A code now appears in the Verification Code area.
If you can’t load the QR code directly within Safari in iOS/iPadOS, you can instead scan it with the Camera app, which recognizes the type of QR code and offers the same prompt as in Step 2 above.
You can also set up a TOTP through other methods. Go to Settings > Passwords in iOS/iPadOS or open Safari > Preferences > Passwords in Safari for macOS. The path bifurcates here, but in both cases, you can use a TOTP’s secret if it appears on the enrollment page.
In iOS or iPadOS:
In Safari for macOS:
After adding a TOTP, you will likely have to verify that you possess the correct code to finish enrollment.
These codes sync with the rest of a password entry’s details across your devices if you have iCloud Keychain enabled.
Unfortunately, you can’t migrate TOTPs from another app or ecosystem to Apple’s: authentication apps and systems don’t allow exporting the seed codes. Authy’s support documentation says, “In order to maintain security for our users, the Authy application does not allow importing or exporting 2FA account tokens.” Most sites also don’t let you re-display the TOTP enrollment process.
Thus, to switch from whatever you’re using now to Apple’s system, you’ll have to disable and re-enable two-factor authentication for each site or, if the site supports it, regenerate the seeding secret.
What if you want to try Apple’s system but maintain whatever app you’re using now? In that case, after you disable and re-enable two-factor authentication, you can scan the QR code or enter the setup key manually in multiple systems, one after another. Just add the QR code to Apple’s system, and then, while it remains onscreen, scan it with Authy or 1Password or whatever. You could even take a screenshot of the QR code for later addition into another app, but be sure to delete it permanently afterward, as retaining it in that unprotected form may increase your security risk.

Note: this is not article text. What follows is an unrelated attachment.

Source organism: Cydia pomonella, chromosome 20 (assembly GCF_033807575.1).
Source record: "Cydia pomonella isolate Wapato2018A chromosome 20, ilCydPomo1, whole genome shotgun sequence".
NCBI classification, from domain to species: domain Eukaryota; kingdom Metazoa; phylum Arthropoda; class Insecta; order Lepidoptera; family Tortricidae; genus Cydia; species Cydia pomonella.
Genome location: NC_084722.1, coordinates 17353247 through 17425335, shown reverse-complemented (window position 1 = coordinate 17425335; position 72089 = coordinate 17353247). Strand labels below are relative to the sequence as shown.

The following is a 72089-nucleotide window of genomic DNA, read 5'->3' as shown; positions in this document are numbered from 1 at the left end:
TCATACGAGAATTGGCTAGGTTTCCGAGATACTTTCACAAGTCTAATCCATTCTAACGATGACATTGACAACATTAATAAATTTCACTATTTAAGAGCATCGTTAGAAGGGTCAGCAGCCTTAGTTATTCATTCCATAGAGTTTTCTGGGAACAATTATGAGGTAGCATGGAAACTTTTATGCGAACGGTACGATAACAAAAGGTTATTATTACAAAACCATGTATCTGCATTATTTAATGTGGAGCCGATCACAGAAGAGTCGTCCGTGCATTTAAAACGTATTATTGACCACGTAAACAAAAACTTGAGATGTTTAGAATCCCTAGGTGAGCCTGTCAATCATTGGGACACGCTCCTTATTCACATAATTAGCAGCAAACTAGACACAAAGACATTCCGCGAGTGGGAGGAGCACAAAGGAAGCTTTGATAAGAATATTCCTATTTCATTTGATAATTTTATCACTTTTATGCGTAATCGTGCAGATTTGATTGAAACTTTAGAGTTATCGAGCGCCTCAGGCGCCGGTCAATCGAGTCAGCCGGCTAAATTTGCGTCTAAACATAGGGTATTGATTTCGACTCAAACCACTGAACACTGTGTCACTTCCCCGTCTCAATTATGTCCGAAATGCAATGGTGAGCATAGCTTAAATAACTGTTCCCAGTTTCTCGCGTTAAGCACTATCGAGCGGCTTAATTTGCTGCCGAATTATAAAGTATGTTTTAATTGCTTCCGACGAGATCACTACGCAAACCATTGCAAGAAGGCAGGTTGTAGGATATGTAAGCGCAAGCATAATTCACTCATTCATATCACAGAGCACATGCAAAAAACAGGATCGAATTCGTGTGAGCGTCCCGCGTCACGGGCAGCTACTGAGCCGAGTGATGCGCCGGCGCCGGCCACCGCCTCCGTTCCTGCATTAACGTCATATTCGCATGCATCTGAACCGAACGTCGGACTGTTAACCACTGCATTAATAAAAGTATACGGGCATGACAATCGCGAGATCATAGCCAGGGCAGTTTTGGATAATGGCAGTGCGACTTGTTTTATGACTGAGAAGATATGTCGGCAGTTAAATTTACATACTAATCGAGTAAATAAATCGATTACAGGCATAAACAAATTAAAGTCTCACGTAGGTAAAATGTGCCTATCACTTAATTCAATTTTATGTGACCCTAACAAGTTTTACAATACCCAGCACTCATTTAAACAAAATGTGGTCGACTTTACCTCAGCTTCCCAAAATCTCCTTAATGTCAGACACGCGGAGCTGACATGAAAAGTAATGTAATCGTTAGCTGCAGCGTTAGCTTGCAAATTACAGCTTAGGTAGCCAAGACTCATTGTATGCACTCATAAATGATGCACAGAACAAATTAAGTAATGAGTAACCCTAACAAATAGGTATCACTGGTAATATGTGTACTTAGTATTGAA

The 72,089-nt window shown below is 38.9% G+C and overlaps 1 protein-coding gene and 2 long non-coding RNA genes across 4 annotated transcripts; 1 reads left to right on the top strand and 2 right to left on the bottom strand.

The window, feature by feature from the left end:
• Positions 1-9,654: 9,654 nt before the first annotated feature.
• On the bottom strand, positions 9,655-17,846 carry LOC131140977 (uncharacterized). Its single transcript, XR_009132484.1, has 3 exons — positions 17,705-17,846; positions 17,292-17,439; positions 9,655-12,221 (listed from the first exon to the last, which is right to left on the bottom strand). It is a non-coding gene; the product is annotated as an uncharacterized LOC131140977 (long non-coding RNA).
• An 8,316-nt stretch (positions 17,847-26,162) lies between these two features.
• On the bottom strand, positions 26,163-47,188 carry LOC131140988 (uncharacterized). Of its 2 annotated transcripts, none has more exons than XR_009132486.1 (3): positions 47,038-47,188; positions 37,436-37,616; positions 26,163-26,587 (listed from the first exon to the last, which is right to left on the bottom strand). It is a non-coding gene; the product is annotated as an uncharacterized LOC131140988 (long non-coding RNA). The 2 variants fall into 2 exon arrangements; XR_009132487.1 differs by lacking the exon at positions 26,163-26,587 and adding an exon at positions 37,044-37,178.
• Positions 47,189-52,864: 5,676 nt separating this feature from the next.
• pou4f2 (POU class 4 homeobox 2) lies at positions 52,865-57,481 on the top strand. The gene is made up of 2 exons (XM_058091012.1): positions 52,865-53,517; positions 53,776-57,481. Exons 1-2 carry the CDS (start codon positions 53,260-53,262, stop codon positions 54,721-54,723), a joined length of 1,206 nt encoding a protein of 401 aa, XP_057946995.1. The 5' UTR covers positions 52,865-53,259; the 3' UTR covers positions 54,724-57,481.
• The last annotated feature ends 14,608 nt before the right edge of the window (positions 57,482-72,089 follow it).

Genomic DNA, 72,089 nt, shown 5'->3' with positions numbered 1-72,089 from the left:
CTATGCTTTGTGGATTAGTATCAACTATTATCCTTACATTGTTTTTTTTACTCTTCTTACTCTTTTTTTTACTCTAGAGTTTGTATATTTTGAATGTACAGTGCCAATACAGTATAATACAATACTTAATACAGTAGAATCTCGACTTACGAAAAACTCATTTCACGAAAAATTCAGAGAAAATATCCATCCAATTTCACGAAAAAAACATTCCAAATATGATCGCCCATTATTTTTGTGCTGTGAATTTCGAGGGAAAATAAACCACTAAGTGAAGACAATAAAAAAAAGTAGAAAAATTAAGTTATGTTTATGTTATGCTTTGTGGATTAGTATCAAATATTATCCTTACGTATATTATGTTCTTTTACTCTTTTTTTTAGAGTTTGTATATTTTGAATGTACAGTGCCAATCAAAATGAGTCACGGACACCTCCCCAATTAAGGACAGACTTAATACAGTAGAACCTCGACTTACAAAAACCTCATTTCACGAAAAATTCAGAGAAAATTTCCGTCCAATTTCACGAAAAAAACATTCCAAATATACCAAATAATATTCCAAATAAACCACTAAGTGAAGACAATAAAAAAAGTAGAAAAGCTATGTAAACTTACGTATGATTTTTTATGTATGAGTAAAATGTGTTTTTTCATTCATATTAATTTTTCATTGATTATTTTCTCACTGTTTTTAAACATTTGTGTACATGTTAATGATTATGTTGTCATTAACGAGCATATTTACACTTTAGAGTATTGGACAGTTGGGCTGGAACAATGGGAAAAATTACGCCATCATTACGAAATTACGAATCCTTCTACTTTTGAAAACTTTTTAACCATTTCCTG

Enter Your TOTP Code
After you enter the correct username and password for an account protected by two-factor authentication using TOTP, Apple’s software automatically recognizes the field and gives you another way to enter the automatically:
If neither of those automated options happens, open Safari > Preferences > Passwords, find the password entry, and click the username, password, or verification code to copy them for manual pasting into the login form. Some sites make it hard to log in.
TOTPs Are Tops
TOTPs are a robust way to validate your identity as the only person who should be allowed access to an account because you’re sending a cryptographically generated code that requires possession of a secret and that doesn’t pass in a useful form through any other communication systems. The only way for an attacker to acquire a TOTP would be to hijack it from someone who can generate it and then enter the code within a minute or so—a high bar—or steal and unlock one of their devices.
Don’t make the mistake of thinking you’re not important enough to have your accounts hacked. With the seemingly constant breaches of major sites revealing millions of usernames and passwords, attackers are automating how they test which accounts they can compromise. Two-factor authentication ensures that protected accounts remain safe from this kind of wholesale attack and from many targeted ones. If you can avoid phone-based codes and rely on TOTP with Passwords in iOS 15, iPadOS 15, and Safari 15 for macOS, you’ll have the best combination of security and ease of use.
To learn more about securing your iPhone and iPad and preserving your privacy, check out the latest edition of my book, Take Control of iOS & iPadOS Privacy and Security, now updated for iOS 15 and iPadOS 15.